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By the numbers: Levy will help rebuild Federal Way High School
The vote for Federal Way Public Schools' two levy proposals is fast approaching.
In a Feb. 14 special election, the district seeks approval for an Educational Programs and Operations (EPO) levy as well as a capital levy.
The EPO levy will continue what Federal Way taxpayers are already paying for the general operations of their schools. The school district seeks a $53 million levy that will last two years. The current levy, which was approved three years ago, expires in 2012. About 80 percent of this levy money goes to basic education.
If approved by voters in February, a six-year $60 million capital levy will help rebuild the aging Federal Way High School. Some of the money will be earmarked to help build play structures and play areas at 19 of the district’s elementary schools.
Assistant superintendent of business services Sally McLean took the opportunity at the school board's Jan. 10 meeting to break down the capital levy by the numbers. McLean explained a number of the assumptions and variables going into the $60 million for renovating Federal Way High School, should voters approve the funding.
"You have to balance the concept of what it is you think you might want, with what it is you think you might need," McLean said. "It's not really different from doing your own home remodel. You might want granite countertops, but you might end up with formica, because you might decide the flooring is more important."
McLean said there are two major components to developing a capital project budget, those being "soft costs" and what are referred to as maximum allowable construction costs (MACC). Soft costs include things like expected sales tax, paying for architects and engineers, permitting costs and furniture, fixtures and equipment. McLean said soft costs will comprise about one-third of the budget for this project.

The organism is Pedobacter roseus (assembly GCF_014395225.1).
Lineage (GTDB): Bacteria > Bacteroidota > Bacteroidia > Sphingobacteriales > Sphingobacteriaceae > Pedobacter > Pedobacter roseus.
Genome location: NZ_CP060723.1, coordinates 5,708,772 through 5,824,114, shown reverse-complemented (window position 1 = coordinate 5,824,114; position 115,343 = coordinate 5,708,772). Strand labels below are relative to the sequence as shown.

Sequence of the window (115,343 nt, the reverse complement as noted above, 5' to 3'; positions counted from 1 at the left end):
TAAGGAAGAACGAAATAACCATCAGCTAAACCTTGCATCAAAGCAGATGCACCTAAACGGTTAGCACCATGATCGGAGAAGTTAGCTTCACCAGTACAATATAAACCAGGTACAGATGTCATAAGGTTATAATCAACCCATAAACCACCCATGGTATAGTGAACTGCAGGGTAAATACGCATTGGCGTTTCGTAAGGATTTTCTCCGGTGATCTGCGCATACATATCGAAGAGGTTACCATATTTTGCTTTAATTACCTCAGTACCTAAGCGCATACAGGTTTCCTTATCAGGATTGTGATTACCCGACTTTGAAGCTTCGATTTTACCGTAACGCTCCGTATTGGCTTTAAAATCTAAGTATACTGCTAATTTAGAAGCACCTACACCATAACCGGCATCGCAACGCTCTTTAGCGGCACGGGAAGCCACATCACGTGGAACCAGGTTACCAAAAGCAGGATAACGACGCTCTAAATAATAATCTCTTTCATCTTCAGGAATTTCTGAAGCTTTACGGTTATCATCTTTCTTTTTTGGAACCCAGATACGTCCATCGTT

MACC are the costs that influence the bid process, and also the design and specifications of the building, McLean said.
At a more micro level, McLean said there are four other variables being factored into the district's capital budget.
"In the capital budget, we make some assumptions, or some estimates about the number of students we're going to serve. The square footage that will be built per student, the costs per square foot, and construction inflation, those are really the four major variables within the capital budget," McLean said.
McLean said the district is anticipating serving 1,600 students in the renovated Federal Way High School. The district is planning to have 140 square feet per student, with the cost per square foot being anticipated at $265. The school district is anticipating an expected construction inflation rate of 3 percent per year, McLean said.
A citizen earlier in the evening made a public comment on the district's anticipated costs, citing a statistic that the national average for MACC costs for a new high school is in the $45 million range. McLean acknowledged this, but countered by saying Washington state presents its own challenges for new construction.
"There are a variety of differences from state to state. Washington has the highest minimum wage in the nation. That certainly has an impact on construction costs. Washington state has very strong environmental standards, particularly in regards to water. There are many things to consider when you're looking at costs. It will cost us $110 million to rebuild and renovate Federal Way High School," she said.
For more information on the capital levy, visit www.fwps.org/info/levy.
Special election details
The Feb. 14 special election for both levy proposals will cost the school district about $200,000, according to the district. The special election is necessary because teachers must be notified by May 15 if they will have a contract for the next school year, and teachers’ salaries are wrapped up in the EPO levy, according to the district.
If Federal Way voters reject either levy, the district can present the proposals to voters on one more ballot in 2012, likely in April. Both proposals need a simple majority (50 percent plus one) to pass.
The ballots and voters pamphlets for the special election will be mailed together on Jan. 25. Voting for the Feb. 14 special election will be done entirely by mail. For mail and online voter registration and transfers for the special election, the deadline is Jan. 16.